It Depends on Where You Stand

“…what you see and hear depends a good deal on where you stand: it also depends a good deal on what sort of person you are.” –C. S. Lewis, The Magician’s Nephew

Your experience of life is directly impacted by your perspective. How you see the world around you will affect your thoughts, decisions, and actions.

But sometimes what you’re seeing is only part of the story.

How often have you learned, after the fact, that the impressions you had of a person or situation were based on a skewed perspective? You thought you knew what was going on, or what their motivations were, but afterward you discovered you didn’t have all the facts.

I know I’ve experienced this. And this realization can serve as a powerful reminder to hold our conclusions about other people and situations loosely. Because there may be more to the story.

…and is shaped by who you are

It’s also valuable to realize that our perspective is additionally being affected by who we are. Our internal state can shape how we view the world around us. And because of this, our perspective on things can tell us a great deal about the kind of person we are, and who we are becoming.

If we’re suspicious of everything and everyone, and always assume the worst, what does that say about us? Or what does it say if we’re hopeful, looking for the good in all situations?

“To the pure, all things are pure, but to those who are corrupted… nothing is pure.” –St. Paul, Letter to Titus

So, when you look around you, what do you see? Because the answer to that question may tell you as much about yourself as it does the state of the surrounding world.

Who we are will affect what, and how, we see everything around us. And it’s this perspective that will in turn directly impact how we experience life.

Let Us Read: Advice from George Washington

You can learn a lot from the people around you: your parents, teachers, neighbors, colleagues, friends. They can give you first-hand advice, and share insights from their own experience. Not to mention how their example can provides lessons about what, and what not, to do.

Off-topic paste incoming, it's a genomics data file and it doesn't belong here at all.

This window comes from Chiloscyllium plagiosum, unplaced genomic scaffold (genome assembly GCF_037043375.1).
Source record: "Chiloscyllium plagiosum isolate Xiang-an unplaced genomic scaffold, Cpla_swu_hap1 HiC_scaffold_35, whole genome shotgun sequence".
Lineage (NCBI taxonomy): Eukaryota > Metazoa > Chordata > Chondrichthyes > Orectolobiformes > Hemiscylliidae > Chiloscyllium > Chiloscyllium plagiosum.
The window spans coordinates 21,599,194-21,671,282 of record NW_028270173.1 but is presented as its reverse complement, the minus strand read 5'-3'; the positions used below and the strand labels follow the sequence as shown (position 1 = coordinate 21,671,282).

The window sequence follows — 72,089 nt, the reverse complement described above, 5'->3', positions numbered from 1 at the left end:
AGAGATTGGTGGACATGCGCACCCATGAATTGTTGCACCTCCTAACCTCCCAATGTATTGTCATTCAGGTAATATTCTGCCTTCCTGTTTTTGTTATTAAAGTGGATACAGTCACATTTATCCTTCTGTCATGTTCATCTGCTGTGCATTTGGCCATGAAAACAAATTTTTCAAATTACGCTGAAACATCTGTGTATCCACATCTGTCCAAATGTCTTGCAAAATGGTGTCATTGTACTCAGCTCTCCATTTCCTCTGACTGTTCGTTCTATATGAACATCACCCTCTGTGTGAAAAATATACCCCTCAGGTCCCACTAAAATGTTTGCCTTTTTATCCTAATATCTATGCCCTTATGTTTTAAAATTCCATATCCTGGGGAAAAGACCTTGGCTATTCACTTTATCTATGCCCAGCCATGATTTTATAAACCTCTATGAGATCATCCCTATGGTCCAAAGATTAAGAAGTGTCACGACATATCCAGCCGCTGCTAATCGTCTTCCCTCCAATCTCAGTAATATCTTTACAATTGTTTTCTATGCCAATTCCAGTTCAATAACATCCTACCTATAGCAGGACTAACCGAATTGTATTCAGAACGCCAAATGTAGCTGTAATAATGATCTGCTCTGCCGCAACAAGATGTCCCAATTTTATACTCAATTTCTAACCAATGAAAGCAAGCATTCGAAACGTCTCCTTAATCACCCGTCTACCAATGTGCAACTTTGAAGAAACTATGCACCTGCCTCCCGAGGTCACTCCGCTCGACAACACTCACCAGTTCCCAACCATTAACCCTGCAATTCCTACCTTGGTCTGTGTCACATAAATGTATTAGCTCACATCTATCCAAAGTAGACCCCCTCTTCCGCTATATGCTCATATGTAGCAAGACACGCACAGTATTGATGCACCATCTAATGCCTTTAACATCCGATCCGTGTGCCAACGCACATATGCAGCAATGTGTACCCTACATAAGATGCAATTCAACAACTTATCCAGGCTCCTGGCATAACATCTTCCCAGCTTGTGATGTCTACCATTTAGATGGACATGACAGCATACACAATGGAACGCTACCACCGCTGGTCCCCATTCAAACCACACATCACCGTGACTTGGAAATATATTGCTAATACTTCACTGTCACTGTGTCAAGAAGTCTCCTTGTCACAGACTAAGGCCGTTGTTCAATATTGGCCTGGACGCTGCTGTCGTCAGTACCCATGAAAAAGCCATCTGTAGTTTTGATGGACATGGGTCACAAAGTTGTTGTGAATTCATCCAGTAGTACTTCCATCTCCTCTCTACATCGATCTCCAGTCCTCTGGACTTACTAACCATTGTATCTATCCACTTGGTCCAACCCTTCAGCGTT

But what do you do when the people around you don’t have the experience to guide you in the areas you need help in? How do you move forward when you have no one nearby who can serve as a role model or coach or mentor?

George Washington’s Advice

George Washington had a similar experience early in life. In his military service, he soon found himself leading a group of men in the Virginia Regiment. Together, they were learning what it meant to be both officers and gentlemen, trying to acquire the skills and character needed for these roles.

The challenge was neither he nor his men had the benefit of growing up in the “right” family or social circles. They didn’t come from the socially elite or grow up in British military families. They didn’t have the right role models to watch or mentors to learn from.

And so they were going to have to take a different approach if they were going to grow into the type of men they wanted to become. Knowing this, here were Washington’s words to his men:

And as we now have no opportunities to improve from example; let us read… —George Washington’s Address to his Officers, January 8, 1756

He recognized the shortage of good examples to learn from, at least those they knew in person. But he also recognized that they could learn from others regardless of whether they had physically seen them or not.

For Washington, reading was the solution. Through reading, he and his men could go beyond their limited training, and learn from the best. They could learn about being better officers in the military, and about being honorable gentlemen in society. And these lessons could be gleaned from people of any time or any place. They weren’t limited to just those they knew at that moment in their lives.

A Broader World

Through reading, we can learn lessons from the lives and the teachings of those we may never cross paths with. And this includes the opportunity to learn from some of the greatest men and women who have ever lived.

Having good roles models is important. Learning from others is vital. But our teachers need not be limited to those we personally know.

Reading is an incredible way to expand the number of people we can learn from, including those we’ll never meet. Washington knew the power of this, and exhorted his men to read. We would do well to do the same.

Being Busy Isn’t Enough

“It is not enough to be busy. So are the ants. The question is: What are we busy about?” —Thoreau

You’re probably busy. A lot of people are. But the real question is, what are you busy about? What is taking up your time, and—ultimately—is it worth it?